Do you remember when you crammed for an exam? How do you think were you able to learn at a short time and under so much pressure? The answer to these questions has long eluded neuroscientists. Exactly how the brain works has been a baffling question to many until recently. It appears that the brain learns differently when it needs to process knowledge and information under stress.
What Do Studies Show About Learning under Stress?
In one of the recent studies conducted by Ruhr-Universitat Bochum scientists, it was revealed that the adrenal cortex releases hormones as a response to stress encountered by a person. These hormones are responsible for stimulating the mineralocorticoid receptors which, in turn, prompt the brain to shift into unconscious learning processes if absorbing a particular knowledge at that point is necessary. However, when the mineralocorticoid receptors were blocked, the research subjects in this group shifted to unconscious learning in much-reduced frequency and resulted to poorer learning efficacy.
This study was confirmed in MRI data which shows the brain’s activities while under stress. It was learned that there is a shift of major brain activities from the hippocampus to the dorsal striatum. Conscious learning is centrally managed in the hippocampus with its facility for declarative memory; while unconscious learning is managed in the dorsal striatum and procedural memory. This shift is facilitated by the amygdala connectivity which is responsible for emotional and memory functions.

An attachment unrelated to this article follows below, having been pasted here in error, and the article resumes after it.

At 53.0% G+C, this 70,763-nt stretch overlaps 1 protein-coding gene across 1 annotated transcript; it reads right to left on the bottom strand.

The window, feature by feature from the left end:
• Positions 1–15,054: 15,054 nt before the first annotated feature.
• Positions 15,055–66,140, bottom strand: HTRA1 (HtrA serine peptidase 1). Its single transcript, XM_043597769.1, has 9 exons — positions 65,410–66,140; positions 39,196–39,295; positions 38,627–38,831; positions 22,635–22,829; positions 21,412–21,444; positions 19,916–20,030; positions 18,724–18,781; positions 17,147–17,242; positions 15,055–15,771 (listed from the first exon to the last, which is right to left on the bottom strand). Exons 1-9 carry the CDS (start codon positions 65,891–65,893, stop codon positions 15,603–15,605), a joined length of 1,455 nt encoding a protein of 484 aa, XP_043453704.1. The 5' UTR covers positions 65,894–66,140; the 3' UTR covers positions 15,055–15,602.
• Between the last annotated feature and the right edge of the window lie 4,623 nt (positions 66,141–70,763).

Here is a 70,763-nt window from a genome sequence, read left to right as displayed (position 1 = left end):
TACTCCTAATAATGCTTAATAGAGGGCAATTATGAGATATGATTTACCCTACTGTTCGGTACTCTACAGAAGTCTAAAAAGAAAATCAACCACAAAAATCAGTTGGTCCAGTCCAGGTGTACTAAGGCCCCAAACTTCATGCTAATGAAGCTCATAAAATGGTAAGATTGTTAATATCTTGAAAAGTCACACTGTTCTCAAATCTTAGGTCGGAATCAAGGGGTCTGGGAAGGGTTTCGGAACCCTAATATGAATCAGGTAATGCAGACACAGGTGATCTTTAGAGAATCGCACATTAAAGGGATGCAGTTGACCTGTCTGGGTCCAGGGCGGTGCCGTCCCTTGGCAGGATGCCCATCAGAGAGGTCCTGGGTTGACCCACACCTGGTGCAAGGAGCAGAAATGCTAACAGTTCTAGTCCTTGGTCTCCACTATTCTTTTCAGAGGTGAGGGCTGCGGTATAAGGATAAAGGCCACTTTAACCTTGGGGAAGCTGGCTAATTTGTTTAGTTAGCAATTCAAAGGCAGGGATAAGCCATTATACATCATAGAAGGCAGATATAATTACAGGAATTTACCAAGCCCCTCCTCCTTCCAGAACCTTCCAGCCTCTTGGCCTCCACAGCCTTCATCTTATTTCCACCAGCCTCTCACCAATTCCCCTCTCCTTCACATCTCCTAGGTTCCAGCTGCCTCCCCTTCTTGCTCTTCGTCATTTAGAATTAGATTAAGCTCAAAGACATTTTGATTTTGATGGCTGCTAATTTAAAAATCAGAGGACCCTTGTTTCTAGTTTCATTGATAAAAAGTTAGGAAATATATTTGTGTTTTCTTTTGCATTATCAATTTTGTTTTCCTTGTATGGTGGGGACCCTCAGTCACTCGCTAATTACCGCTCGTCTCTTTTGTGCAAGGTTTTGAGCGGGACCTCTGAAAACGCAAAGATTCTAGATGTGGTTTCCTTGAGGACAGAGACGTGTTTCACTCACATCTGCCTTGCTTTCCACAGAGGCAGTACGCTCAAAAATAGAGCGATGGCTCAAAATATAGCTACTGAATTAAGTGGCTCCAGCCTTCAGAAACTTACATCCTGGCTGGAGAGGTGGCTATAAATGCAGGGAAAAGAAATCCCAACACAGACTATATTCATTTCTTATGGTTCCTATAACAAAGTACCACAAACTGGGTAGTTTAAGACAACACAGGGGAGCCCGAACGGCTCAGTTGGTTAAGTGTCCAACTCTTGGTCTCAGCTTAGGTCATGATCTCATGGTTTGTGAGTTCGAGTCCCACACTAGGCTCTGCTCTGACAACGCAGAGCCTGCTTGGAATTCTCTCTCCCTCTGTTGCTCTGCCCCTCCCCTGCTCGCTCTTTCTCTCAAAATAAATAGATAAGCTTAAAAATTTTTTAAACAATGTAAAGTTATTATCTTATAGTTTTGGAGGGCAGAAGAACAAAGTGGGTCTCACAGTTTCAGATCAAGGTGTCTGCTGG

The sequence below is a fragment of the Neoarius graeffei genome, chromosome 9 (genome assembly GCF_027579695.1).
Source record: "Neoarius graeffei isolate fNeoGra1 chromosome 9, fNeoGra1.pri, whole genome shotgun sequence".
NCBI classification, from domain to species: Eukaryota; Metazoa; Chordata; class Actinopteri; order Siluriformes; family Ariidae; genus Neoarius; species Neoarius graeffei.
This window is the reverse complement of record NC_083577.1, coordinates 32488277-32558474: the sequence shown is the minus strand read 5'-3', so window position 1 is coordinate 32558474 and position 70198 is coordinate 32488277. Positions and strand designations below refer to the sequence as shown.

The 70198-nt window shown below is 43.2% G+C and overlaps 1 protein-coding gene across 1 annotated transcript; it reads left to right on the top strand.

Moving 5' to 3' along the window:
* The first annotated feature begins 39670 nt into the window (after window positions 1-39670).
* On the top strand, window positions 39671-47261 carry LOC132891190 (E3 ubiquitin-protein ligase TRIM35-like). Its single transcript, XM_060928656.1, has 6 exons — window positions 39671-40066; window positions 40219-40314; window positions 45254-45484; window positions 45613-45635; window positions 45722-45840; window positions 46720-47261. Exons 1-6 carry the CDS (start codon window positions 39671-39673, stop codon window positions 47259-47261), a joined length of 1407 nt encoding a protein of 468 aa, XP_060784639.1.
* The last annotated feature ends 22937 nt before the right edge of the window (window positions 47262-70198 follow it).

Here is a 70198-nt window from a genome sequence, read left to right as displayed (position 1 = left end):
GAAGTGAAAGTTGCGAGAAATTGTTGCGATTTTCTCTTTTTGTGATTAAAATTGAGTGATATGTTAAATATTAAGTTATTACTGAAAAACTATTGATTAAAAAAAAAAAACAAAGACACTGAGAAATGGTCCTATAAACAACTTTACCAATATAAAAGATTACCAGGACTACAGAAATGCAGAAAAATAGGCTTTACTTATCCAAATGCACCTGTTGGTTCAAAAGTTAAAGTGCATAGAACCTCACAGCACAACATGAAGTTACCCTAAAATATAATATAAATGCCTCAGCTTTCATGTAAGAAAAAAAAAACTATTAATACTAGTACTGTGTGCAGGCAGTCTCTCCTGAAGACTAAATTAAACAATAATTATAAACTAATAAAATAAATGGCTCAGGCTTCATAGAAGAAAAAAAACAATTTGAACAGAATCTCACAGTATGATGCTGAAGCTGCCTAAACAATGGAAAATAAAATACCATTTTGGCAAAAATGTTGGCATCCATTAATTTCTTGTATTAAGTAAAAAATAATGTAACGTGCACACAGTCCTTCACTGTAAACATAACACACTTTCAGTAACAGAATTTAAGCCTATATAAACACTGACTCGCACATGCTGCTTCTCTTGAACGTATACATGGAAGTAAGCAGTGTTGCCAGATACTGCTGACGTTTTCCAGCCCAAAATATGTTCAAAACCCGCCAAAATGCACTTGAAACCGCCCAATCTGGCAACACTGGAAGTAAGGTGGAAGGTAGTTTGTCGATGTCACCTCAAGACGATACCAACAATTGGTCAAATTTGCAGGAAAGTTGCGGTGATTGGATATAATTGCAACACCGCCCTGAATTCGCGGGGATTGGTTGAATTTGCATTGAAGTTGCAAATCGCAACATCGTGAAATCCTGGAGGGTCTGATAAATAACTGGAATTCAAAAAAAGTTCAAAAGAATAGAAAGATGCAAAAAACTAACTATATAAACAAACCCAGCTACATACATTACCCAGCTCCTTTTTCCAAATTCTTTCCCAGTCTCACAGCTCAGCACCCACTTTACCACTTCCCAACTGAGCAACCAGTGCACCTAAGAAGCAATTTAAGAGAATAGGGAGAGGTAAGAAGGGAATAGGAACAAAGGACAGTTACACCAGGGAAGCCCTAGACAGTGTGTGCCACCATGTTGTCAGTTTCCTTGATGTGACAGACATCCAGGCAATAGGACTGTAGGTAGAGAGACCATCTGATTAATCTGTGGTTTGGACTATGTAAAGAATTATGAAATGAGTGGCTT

How’s That Again?
In lay man’s language, it simply means that a person under stress has ways of learning quite apart from the way he learns under normal situations. Without stress, a person thinks logically and achieves high learning efficiency by exercising his conscious reasoning abilities. The part of the brain that is responsible in these conditions is the hippocampus. However, under stress, the brain doesn’t work as usual. It seems that the brain automatically switches from the hippocampus to the part which relies on instinct and gut feel. This is the brain’s preferred mode in dealing with stress. This is unconscious learning. It appears like reflex reaction in learning and was observed to be highly efficient. It is the brain’s way of coping and surviving. At a situation when learning is critical and stressful, like when there is an impending exam or a military training test with a very short time to grasp information and learn a skill, the brain realizes that all conscious resources are stretched thin due to stress and are unreliable to take charge of learning. The instinctive and unconscious-learning part of the brain is more dependable at situations like this, hence the brain shift. This is the concept behind military training under pressure and learning survival skills. Stress (ferocious commanding officers) is introduced to enhance learning at a short time.
Is Stress Beneficial to Learning?